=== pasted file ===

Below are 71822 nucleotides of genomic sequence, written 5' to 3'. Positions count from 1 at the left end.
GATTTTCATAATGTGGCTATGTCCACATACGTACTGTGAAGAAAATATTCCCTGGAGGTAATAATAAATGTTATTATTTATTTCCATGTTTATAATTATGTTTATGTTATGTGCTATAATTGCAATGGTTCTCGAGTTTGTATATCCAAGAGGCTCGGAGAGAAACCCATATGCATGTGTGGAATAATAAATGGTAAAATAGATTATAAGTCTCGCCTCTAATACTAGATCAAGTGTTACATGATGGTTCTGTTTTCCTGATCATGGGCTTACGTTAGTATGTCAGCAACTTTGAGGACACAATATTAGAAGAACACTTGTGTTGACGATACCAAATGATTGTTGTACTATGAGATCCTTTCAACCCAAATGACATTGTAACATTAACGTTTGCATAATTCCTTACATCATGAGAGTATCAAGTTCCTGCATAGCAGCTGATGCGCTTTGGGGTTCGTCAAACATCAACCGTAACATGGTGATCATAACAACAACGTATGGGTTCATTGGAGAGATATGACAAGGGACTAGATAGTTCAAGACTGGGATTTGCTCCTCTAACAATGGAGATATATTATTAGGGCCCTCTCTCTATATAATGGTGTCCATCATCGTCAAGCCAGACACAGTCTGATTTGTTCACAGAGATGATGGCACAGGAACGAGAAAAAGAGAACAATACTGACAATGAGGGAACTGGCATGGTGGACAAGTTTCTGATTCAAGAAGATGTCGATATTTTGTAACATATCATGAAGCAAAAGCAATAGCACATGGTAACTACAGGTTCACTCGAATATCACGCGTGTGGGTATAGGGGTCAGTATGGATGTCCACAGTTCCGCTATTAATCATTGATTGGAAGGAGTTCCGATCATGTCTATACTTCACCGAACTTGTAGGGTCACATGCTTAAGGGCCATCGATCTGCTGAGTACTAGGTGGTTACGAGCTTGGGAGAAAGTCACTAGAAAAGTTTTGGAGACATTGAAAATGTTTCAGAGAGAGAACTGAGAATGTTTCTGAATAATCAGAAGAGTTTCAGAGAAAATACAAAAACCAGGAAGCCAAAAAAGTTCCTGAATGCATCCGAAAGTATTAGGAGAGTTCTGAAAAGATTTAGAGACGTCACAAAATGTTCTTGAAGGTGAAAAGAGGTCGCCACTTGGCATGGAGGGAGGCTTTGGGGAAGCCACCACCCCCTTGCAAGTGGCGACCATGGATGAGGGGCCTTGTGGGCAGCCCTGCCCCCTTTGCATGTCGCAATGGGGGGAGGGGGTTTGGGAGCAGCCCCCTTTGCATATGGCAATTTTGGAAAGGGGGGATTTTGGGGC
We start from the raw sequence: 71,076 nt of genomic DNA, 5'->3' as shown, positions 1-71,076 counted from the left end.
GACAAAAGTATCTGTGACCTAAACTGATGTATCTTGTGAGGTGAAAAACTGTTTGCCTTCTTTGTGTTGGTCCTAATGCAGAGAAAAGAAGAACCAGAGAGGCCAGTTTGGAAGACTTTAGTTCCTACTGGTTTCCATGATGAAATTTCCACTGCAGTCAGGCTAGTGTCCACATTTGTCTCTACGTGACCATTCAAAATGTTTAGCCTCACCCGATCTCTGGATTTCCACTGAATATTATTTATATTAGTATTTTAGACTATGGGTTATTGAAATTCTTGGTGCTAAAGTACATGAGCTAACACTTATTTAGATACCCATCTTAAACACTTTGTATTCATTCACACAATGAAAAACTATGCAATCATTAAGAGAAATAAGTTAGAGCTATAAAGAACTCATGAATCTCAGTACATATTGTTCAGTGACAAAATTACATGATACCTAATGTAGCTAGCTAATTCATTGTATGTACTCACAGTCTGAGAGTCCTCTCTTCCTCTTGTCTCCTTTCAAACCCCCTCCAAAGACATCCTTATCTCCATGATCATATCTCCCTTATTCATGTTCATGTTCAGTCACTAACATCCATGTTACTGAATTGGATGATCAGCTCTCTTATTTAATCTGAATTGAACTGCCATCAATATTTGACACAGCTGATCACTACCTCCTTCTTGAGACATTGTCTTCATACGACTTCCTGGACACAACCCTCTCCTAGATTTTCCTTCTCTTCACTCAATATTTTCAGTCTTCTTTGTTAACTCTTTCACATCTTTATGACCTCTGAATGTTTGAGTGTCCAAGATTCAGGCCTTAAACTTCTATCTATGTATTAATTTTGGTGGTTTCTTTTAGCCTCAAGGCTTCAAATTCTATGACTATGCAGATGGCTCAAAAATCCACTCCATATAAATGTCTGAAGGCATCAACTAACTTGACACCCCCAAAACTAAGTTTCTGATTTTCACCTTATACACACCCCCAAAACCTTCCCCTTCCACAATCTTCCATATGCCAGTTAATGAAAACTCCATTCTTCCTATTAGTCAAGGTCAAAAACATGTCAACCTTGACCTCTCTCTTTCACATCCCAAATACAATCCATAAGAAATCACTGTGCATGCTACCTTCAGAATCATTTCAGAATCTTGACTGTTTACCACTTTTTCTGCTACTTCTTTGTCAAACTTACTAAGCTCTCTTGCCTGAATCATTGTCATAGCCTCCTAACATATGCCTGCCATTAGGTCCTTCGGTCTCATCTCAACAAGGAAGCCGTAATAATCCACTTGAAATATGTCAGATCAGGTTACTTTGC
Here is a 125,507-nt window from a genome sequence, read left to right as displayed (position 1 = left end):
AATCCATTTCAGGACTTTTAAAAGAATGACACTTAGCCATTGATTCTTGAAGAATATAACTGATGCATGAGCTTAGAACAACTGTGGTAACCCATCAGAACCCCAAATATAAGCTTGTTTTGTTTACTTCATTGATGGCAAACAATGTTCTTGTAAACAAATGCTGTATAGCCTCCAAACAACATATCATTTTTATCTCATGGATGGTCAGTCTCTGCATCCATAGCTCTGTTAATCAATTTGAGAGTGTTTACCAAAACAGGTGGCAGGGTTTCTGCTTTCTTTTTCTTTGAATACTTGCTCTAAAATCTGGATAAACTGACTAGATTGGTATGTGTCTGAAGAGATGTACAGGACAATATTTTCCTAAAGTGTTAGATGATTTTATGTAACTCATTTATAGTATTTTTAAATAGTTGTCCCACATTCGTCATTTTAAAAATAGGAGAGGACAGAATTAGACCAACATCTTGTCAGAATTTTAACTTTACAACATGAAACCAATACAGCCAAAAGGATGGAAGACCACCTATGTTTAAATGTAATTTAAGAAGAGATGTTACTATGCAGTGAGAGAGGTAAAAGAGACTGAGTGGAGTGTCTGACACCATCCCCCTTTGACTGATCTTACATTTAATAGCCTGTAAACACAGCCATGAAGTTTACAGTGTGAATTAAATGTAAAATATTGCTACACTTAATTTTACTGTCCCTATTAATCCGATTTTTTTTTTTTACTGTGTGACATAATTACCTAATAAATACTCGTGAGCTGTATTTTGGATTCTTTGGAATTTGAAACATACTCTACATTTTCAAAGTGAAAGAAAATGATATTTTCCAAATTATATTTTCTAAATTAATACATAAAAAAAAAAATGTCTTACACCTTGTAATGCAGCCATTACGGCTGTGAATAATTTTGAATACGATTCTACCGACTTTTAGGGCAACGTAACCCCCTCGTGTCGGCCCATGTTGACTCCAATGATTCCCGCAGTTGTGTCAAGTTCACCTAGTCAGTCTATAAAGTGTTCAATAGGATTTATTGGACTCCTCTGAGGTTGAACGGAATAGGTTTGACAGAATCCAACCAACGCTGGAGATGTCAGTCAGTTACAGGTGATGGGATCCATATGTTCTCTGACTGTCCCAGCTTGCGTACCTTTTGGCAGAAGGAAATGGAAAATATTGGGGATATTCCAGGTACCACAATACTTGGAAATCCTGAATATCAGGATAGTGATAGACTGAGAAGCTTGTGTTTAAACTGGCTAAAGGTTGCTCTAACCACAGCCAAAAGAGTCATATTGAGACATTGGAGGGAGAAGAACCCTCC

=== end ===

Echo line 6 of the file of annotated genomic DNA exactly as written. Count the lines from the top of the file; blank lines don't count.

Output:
AATCCATTTCAGGACTTTTAAAAGAATGACACTTAGCCATTGATTCTTGAAGAATATAACTGATGCATGAGCTTAGAACAACTGTGGTAACCCATCAGAACCCCAAATATAAGCTTGTTTTGTTTACTTCATTGATGGCAAACAATGTTCTTGTAAACAAATGCTGTATAGCCTCCAAACAACATATCATTTTTATCTCATGGATGGTCAGTCTCTGCATCCATAGCTCTGTTAATCAATTTGAGAGTGTTTACCAAAACAGGTGGCAGGGTTTCTGCTTTCTTTTTCTTTGAATACTTGCTCTAAAATCTGGATAAACTGACTAGATTGGTATGTGTCTGAAGAGATGTACAGGACAATATTTTCCTAAAGTGTTAGATGATTTTATGTAACTCATTTATAGTATTTTTAAATAGTTGTCCCACATTCGTCATTTTAAAAATAGGAGAGGACAGAATTAGACCAACATCTTGTCAGAATTTTAACTTTACAACATGAAACCAATACAGCCAAAAGGATGGAAGACCACCTATGTTTAAATGTAATTTAAGAAGAGATGTTACTATGCAGTGAGAGAGGTAAAAGAGACTGAGTGGAGTGTCTGACACCATCCCCCTTTGACTGATCTTACATTTAATAGCCTGTAAACACAGCCATGAAGTTTACAGTGTGAATTAAATGTAAAATATTGCTACACTTAATTTTACTGTCCCTATTAATCCGATTTTTTTTTTTTACTGTGTGACATAATTACCTAATAAATACTCGTGAGCTGTATTTTGGATTCTTTGGAATTTGAAACATACTCTACATTTTCAAAGTGAAAGAAAATGATATTTTCCAAATTATATTTTCTAAATTAATACATAAAAAAAAAAATGTCTTACACCTTGTAATGCAGCCATTACGGCTGTGAATAATTTTGAATACGATTCTACCGACTTTTAGGGCAACGTAACCCCCTCGTGTCGGCCCATGTTGACTCCAATGATTCCCGCAGTTGTGTCAAGTTCACCTAGTCAGTCTATAAAGTGTTCAATAGGATTTATTGGACTCCTCTGAGGTTGAACGGAATAGGTTTGACAGAATCCAACCAACGCTGGAGATGTCAGTCAGTTACAGGTGATGGGATCCATATGTTCTCTGACTGTCCCAGCTTGCGTACCTTTTGGCAGAAGGAAATGGAAAATATTGGGGATATTCCAGGTACCACAATACTTGGAAATCCTGAATATCAGGATAGTGATAGACTGAGAAGCTTGTGTTTAAACTGGCTAAAGGTTGCTCTAACCACAGCCAAAAGAGTCATATTGAGACATTGGAGGGAGAAGAACCCTCC